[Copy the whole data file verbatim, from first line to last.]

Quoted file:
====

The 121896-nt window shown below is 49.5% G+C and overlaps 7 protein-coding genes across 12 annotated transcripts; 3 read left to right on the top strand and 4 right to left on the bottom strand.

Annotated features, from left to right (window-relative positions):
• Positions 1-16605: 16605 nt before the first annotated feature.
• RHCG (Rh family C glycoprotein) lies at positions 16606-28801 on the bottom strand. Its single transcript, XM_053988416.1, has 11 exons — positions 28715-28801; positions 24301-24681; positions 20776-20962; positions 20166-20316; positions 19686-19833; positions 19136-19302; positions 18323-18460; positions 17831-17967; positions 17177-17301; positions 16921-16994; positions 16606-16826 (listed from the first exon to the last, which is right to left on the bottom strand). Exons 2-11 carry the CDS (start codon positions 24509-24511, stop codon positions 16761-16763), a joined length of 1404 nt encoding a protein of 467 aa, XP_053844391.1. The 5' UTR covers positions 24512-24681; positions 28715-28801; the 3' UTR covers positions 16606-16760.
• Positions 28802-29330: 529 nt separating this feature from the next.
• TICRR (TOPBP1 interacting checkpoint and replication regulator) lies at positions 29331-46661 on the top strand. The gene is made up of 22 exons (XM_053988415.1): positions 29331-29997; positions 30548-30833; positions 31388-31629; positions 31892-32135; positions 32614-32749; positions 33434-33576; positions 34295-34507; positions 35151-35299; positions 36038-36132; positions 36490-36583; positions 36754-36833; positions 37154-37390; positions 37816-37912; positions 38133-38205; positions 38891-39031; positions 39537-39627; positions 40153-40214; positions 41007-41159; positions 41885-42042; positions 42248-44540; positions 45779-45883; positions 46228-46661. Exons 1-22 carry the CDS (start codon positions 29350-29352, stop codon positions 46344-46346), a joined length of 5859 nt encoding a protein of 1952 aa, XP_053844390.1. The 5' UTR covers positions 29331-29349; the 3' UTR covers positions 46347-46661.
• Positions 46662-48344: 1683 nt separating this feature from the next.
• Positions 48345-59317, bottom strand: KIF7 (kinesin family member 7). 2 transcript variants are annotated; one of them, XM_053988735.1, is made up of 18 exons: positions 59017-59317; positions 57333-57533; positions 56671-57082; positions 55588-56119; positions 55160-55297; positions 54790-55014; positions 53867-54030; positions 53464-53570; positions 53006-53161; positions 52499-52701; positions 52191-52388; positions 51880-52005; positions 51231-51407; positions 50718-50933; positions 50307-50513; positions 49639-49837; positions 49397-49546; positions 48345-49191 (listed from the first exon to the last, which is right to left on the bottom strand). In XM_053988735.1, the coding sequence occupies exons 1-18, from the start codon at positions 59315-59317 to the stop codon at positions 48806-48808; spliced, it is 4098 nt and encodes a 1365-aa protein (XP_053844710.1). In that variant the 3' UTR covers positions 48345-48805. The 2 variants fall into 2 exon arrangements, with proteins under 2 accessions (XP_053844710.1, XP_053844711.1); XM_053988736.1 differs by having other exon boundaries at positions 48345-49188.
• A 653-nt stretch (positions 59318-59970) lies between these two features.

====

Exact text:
The 121896-nt window shown below is 49.5% G+C and overlaps 7 protein-coding genes across 12 annotated transcripts; 3 read left to right on the top strand and 4 right to left on the bottom strand.

Annotated features, from left to right (window-relative positions):
• Positions 1-16605: 16605 nt before the first annotated feature.
• RHCG (Rh family C glycoprotein) lies at positions 16606-28801 on the bottom strand. Its single transcript, XM_053988416.1, has 11 exons — positions 28715-28801; positions 24301-24681; positions 20776-20962; positions 20166-20316; positions 19686-19833; positions 19136-19302; positions 18323-18460; positions 17831-17967; positions 17177-17301; positions 16921-16994; positions 16606-16826 (listed from the first exon to the last, which is right to left on the bottom strand). Exons 2-11 carry the CDS (start codon positions 24509-24511, stop codon positions 16761-16763), a joined length of 1404 nt encoding a protein of 467 aa, XP_053844391.1. The 5' UTR covers positions 24512-24681; positions 28715-28801; the 3' UTR covers positions 16606-16760.
• Positions 28802-29330: 529 nt separating this feature from the next.
• TICRR (TOPBP1 interacting checkpoint and replication regulator) lies at positions 29331-46661 on the top strand. The gene is made up of 22 exons (XM_053988415.1): positions 29331-29997; positions 30548-30833; positions 31388-31629; positions 31892-32135; positions 32614-32749; positions 33434-33576; positions 34295-34507; positions 35151-35299; positions 36038-36132; positions 36490-36583; positions 36754-36833; positions 37154-37390; positions 37816-37912; positions 38133-38205; positions 38891-39031; positions 39537-39627; positions 40153-40214; positions 41007-41159; positions 41885-42042; positions 42248-44540; positions 45779-45883; positions 46228-46661. Exons 1-22 carry the CDS (start codon positions 29350-29352, stop codon positions 46344-46346), a joined length of 5859 nt encoding a protein of 1952 aa, XP_053844390.1. The 5' UTR covers positions 29331-29349; the 3' UTR covers positions 46347-46661.
• Positions 46662-48344: 1683 nt separating this feature from the next.
• Positions 48345-59317, bottom strand: KIF7 (kinesin family member 7). 2 transcript variants are annotated; one of them, XM_053988735.1, is made up of 18 exons: positions 59017-59317; positions 57333-57533; positions 56671-57082; positions 55588-56119; positions 55160-55297; positions 54790-55014; positions 53867-54030; positions 53464-53570; positions 53006-53161; positions 52499-52701; positions 52191-52388; positions 51880-52005; positions 51231-51407; positions 50718-50933; positions 50307-50513; positions 49639-49837; positions 49397-49546; positions 48345-49191 (listed from the first exon to the last, which is right to left on the bottom strand). In XM_053988735.1, the coding sequence occupies exons 1-18, from the start codon at positions 59315-59317 to the stop codon at positions 48806-48808; spliced, it is 4098 nt and encodes a 1365-aa protein (XP_053844710.1). In that variant the 3' UTR covers positions 48345-48805. The 2 variants fall into 2 exon arrangements, with proteins under 2 accessions (XP_053844710.1, XP_053844711.1); XM_053988736.1 differs by having other exon boundaries at positions 48345-49188.
• A 653-nt stretch (positions 59318-59970) lies between these two features.